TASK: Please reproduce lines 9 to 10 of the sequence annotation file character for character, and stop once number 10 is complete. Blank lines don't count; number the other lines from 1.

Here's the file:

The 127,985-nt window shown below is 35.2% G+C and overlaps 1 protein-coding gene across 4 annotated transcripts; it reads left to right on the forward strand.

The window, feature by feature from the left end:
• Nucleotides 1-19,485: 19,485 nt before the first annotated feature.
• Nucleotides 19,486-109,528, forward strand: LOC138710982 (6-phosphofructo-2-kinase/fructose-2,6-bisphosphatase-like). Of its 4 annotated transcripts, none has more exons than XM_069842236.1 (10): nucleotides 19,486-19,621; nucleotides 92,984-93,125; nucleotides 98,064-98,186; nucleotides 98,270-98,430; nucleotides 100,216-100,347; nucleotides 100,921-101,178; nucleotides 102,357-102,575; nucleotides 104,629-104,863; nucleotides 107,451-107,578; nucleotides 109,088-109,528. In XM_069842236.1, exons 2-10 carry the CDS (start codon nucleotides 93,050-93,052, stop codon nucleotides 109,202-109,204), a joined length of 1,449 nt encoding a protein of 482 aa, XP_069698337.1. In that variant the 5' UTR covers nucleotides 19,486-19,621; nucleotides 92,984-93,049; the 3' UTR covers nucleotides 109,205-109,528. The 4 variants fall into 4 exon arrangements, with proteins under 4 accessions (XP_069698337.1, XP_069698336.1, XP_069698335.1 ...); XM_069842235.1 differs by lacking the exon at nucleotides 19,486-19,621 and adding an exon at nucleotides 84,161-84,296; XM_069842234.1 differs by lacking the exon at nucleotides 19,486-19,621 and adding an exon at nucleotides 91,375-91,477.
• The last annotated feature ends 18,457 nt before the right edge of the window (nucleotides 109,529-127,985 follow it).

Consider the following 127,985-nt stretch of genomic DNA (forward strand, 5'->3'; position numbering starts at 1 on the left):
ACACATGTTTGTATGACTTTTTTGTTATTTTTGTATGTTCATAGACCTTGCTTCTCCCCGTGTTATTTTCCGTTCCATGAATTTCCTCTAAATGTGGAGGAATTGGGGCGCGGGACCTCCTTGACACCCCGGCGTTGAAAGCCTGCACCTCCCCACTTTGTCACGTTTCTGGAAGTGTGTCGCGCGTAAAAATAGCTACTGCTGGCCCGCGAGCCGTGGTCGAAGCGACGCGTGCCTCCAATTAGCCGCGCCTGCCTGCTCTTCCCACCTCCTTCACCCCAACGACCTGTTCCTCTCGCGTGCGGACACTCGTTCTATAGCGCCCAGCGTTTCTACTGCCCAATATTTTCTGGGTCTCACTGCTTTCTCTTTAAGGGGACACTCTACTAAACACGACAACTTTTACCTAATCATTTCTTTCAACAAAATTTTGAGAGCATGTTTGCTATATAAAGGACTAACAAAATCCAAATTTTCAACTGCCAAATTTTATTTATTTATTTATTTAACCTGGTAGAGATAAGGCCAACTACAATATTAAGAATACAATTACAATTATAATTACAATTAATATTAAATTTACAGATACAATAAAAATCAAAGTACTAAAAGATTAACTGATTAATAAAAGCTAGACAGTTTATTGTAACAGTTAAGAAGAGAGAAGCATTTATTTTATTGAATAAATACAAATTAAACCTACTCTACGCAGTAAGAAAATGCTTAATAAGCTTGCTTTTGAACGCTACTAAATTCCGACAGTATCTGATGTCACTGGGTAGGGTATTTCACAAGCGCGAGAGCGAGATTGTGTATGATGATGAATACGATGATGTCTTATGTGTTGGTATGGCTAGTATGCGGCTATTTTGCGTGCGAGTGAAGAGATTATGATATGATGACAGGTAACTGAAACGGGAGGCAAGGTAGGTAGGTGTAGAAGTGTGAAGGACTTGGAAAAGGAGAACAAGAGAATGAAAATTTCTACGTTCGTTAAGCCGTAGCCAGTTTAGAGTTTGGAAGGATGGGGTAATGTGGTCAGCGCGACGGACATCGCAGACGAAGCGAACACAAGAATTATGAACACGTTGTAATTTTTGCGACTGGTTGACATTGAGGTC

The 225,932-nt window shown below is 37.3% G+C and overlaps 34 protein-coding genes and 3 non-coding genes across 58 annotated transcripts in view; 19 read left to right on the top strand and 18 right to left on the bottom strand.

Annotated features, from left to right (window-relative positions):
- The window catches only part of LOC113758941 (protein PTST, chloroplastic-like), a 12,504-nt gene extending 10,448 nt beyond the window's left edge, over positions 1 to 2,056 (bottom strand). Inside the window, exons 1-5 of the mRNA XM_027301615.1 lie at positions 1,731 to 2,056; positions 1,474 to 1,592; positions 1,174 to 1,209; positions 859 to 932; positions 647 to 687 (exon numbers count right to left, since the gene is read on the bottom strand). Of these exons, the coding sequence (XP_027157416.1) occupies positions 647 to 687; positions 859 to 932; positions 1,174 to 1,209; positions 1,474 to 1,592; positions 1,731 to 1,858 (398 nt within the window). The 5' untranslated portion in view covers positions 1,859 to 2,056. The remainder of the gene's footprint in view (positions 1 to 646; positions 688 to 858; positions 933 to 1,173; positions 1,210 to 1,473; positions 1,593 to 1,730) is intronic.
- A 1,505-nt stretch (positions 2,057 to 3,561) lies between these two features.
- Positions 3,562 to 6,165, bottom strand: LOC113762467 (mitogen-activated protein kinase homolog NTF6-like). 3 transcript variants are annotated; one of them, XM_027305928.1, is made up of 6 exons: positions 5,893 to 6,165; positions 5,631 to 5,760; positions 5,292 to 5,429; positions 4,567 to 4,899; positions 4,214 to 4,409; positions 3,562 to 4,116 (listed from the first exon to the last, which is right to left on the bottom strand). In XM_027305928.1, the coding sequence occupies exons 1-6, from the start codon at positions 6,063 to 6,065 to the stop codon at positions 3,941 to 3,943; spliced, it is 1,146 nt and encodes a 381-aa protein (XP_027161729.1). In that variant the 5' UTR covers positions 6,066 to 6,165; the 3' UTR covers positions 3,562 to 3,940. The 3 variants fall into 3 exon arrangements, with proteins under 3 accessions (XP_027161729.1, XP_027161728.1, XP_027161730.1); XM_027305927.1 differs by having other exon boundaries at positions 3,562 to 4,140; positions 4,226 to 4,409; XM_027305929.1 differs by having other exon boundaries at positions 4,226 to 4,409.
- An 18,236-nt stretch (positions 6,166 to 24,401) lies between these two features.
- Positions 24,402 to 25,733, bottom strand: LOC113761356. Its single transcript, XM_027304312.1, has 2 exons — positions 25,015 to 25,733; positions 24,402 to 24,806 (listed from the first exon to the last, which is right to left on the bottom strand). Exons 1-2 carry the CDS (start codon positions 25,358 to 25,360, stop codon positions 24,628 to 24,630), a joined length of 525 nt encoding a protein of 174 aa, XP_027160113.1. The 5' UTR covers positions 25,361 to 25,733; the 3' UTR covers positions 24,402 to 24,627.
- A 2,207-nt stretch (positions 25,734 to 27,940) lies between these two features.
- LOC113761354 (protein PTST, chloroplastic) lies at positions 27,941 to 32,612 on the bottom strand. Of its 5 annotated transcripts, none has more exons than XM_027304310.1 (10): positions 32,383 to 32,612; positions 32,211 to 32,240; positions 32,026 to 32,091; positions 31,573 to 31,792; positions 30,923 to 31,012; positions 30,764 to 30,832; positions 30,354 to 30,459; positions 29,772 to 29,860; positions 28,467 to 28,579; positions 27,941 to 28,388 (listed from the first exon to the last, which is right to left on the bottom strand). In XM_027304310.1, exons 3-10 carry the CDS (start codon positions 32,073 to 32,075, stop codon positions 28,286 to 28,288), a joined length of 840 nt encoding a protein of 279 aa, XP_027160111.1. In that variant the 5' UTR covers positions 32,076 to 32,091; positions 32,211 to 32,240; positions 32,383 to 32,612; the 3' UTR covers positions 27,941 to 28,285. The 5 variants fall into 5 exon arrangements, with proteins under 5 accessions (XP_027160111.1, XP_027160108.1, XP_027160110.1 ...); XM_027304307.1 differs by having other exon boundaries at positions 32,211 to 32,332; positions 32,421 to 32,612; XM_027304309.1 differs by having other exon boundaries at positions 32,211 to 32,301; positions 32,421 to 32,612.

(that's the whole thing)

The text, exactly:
Annotated features, from left to right (window-relative positions):
- The window catches only part of LOC113758941 (protein PTST, chloroplastic-like), a 12,504-nt gene extending 10,448 nt beyond the window's left edge, over positions 1 to 2,056 (bottom strand). Inside the window, exons 1-5 of the mRNA XM_027301615.1 lie at positions 1,731 to 2,056; positions 1,474 to 1,592; positions 1,174 to 1,209; positions 859 to 932; positions 647 to 687 (exon numbers count right to left, since the gene is read on the bottom strand). Of these exons, the coding sequence (XP_027157416.1) occupies positions 647 to 687; positions 859 to 932; positions 1,174 to 1,209; positions 1,474 to 1,592; positions 1,731 to 1,858 (398 nt within the window). The 5' untranslated portion in view covers positions 1,859 to 2,056. The remainder of the gene's footprint in view (positions 1 to 646; positions 688 to 858; positions 933 to 1,173; positions 1,210 to 1,473; positions 1,593 to 1,730) is intronic.